Germanium (Ge) concentrations in different soil fraction were investigated using a sequential selective dissolution analysis and a rhizosphere-based single-step extraction method for the identification of Ge-bearing soil fractions and prediction of bioavailability of Ge in soil to plants. About 50 soil samples were collected from various soil depths (horizons A and B) and study sites with different types of land use (dry and moist grassland, arable land, mine dumps) in Freiberg area (Saxony, Germany). Ge has been extracted in six soil fractions: mobile fraction, organic matter and sulfides, Mn- and Fe-oxides (amorphous and crystalline), and kaolinite and phytoliths, and residual fraction. The rhizosphere-based method included a 7-day-long extraction sequence with various organic acids like citric acid, malic acid and acetic acid. For the residue the aforementioned sequential extraction has been applied. The Ge-content of the samples have been measured with ICP-MS using rhodium internal standard and two different soil standards. Total Ge concentrations were found to be in the range of 1.6 to 5.5 ppm with highest concentrations on the tailing site in the mining area of Altenberg. The mean Ge concentration in agriculturally used soils was 2.6 ± 0.67 ppm, whereas the maximum values reach 2.9 ± 0.64 ppm and 3.2 ± 0.67 ppm in Himmelsfürst and in a grassland by the Mulde river, respectively. With respect to the fractions, the vast majority of Ge is contained in the last three fractions, indicating that the bioavailable Ge is typically low in the samples. On the other hand at the soil horizons A at the aforementioned two sites characterised by high total Ge, together with that of Reiche Zeche mine dump have also the highest concentrations of Ge in the first three fractions, reaching levels of 1.74 and 0.98 ppm which account for approximately 40% of the total Ge content. Ge concentrations of soil samples extracted with 0.01 or 0.1 M citric acid and malic acid were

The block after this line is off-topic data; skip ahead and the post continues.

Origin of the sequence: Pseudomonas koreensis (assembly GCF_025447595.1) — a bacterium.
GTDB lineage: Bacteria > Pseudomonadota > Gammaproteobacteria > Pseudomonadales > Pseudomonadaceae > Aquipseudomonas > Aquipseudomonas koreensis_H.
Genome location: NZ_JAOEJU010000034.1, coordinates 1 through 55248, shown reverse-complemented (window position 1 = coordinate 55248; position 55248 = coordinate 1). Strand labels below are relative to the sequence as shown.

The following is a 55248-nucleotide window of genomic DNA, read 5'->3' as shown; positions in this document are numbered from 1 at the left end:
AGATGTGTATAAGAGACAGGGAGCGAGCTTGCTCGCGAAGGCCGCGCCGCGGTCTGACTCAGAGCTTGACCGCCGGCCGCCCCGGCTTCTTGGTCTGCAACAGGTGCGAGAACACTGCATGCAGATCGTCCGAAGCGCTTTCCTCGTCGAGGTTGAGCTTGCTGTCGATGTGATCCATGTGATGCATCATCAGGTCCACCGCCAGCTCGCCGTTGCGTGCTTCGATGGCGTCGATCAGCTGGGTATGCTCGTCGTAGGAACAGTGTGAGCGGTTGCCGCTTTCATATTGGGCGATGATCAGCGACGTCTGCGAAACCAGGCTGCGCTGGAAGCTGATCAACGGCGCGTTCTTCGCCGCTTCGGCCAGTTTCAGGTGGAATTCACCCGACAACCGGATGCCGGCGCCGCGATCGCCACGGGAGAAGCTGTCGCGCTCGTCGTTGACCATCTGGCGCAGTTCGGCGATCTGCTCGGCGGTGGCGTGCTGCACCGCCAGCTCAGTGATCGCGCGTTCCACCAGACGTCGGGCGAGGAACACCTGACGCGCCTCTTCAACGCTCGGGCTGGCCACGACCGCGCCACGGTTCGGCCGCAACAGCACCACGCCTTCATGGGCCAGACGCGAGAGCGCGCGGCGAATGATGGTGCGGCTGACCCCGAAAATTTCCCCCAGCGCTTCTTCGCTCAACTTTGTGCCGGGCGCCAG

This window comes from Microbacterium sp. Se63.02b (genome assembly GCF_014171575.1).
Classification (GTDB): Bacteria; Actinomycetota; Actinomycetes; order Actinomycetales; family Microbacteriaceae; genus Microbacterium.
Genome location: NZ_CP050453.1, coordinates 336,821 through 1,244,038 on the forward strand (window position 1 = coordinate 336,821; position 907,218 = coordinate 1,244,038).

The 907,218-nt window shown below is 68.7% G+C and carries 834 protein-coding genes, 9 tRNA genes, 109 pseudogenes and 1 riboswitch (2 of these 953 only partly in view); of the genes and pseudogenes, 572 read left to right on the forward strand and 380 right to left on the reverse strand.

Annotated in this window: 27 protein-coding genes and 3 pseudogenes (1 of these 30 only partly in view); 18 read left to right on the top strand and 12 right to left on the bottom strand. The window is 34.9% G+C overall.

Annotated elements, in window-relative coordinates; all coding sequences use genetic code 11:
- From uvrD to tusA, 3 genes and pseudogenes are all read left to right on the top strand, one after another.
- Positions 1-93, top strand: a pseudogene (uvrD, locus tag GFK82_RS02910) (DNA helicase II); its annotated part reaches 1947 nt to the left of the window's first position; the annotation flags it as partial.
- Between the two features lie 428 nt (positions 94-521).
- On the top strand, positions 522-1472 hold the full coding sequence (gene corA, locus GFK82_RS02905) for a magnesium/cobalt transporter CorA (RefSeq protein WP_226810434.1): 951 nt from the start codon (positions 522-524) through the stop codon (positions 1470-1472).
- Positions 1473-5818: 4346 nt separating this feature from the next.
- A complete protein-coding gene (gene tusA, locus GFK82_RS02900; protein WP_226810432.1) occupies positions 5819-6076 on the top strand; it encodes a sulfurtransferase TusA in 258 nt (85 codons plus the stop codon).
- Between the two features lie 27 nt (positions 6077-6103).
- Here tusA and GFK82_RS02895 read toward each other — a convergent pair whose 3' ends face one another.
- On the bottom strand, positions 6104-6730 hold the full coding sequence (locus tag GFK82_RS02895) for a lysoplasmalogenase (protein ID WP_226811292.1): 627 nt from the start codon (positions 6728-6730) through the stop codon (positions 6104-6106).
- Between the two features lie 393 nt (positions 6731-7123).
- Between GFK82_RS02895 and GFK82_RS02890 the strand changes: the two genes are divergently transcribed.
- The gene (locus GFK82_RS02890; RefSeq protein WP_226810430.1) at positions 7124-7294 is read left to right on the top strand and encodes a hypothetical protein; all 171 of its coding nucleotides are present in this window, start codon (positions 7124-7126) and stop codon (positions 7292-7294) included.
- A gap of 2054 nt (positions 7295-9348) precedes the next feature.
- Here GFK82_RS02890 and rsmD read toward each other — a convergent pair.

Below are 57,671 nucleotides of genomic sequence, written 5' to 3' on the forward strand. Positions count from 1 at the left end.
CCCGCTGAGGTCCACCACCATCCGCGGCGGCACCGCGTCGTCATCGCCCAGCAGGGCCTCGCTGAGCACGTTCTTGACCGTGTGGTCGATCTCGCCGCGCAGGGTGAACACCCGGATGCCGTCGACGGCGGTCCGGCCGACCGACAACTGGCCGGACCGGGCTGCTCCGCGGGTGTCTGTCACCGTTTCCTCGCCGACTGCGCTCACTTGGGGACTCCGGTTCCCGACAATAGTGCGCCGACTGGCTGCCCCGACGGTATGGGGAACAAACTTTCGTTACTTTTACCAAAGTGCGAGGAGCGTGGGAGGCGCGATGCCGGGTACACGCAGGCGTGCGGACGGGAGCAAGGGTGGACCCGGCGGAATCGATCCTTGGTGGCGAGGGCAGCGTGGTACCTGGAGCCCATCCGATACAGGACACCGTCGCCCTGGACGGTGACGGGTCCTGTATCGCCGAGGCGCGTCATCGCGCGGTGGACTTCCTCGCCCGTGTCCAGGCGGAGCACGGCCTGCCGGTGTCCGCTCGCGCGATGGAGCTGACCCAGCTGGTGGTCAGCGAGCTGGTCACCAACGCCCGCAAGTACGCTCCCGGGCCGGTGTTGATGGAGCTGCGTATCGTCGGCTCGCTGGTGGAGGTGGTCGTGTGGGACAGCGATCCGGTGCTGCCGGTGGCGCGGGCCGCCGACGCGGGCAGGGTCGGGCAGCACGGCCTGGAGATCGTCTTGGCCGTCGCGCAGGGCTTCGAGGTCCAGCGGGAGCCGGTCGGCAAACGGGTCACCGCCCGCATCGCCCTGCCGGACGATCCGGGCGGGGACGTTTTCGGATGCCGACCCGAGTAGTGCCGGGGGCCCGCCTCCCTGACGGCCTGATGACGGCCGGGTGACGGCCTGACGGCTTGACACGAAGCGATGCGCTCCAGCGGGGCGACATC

14. Changes in canopy structure and ant assemblages affect soil ecosystem variables as a foundation species declines